Human sources include gas leaks from the natural gas industry (gas is mostly methane), the coal and oil industries, and also from biomass burning, as well as waste disposal landfills, and sewage plants. Ruminant animals, which ferment plants in their foreguts, are major emitters – cows, water buffaloes, sheep, etc. (note it’s from the front end of the cow: ‘bovine eructation’ – not much is from the flatulent end!). The main sink of methane is atmospheric OH (water minus a hydrogen) in the air, especially in the brightly sunlit tropical atmosphere a few km above sea level. Soils also removes methane, as does chlorine from sea spray.
There is much uncertainty about the methane budget, as we don’t know how much methane is being made. So called ‘bottom-up’ inventories, made by totaling up all the local estimates of emissions, are significantly larger than ‘top-down’ studies made by measuring how much methane is actually in the air. But a great deal of methane is certainly emitted. In comparison to CO2, which has only gone up by a factor of somewhat over a half since King George III ruled Britain and North America, the amount of methane in the air has increased by about two and a half times.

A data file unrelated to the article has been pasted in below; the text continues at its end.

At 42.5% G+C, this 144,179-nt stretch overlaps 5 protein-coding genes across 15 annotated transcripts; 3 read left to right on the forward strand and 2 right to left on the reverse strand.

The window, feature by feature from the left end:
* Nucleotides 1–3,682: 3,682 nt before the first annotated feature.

In the 20th century, methane grew rapidly, but by about the year 2000 it had effectively attained equilibrium in the air, with sources matching sinks. During the rapid growth in the 20th century, the proportion of the carbon-13 isotope in the methane in the air had increased steadily. Now carbon-13 is somewhat richer in industrial gas and gas from fires, while carbon-12 is preferred by biological processes, so the carbon 12:13 ratio of methane is a powerful way of finding out where the methane came from. Methane from fires and fossil fuel leaks is somewhat richer in C-13 (‘heavy’), while methane from swamps and cows is slightly more C-12 rich (‘light’).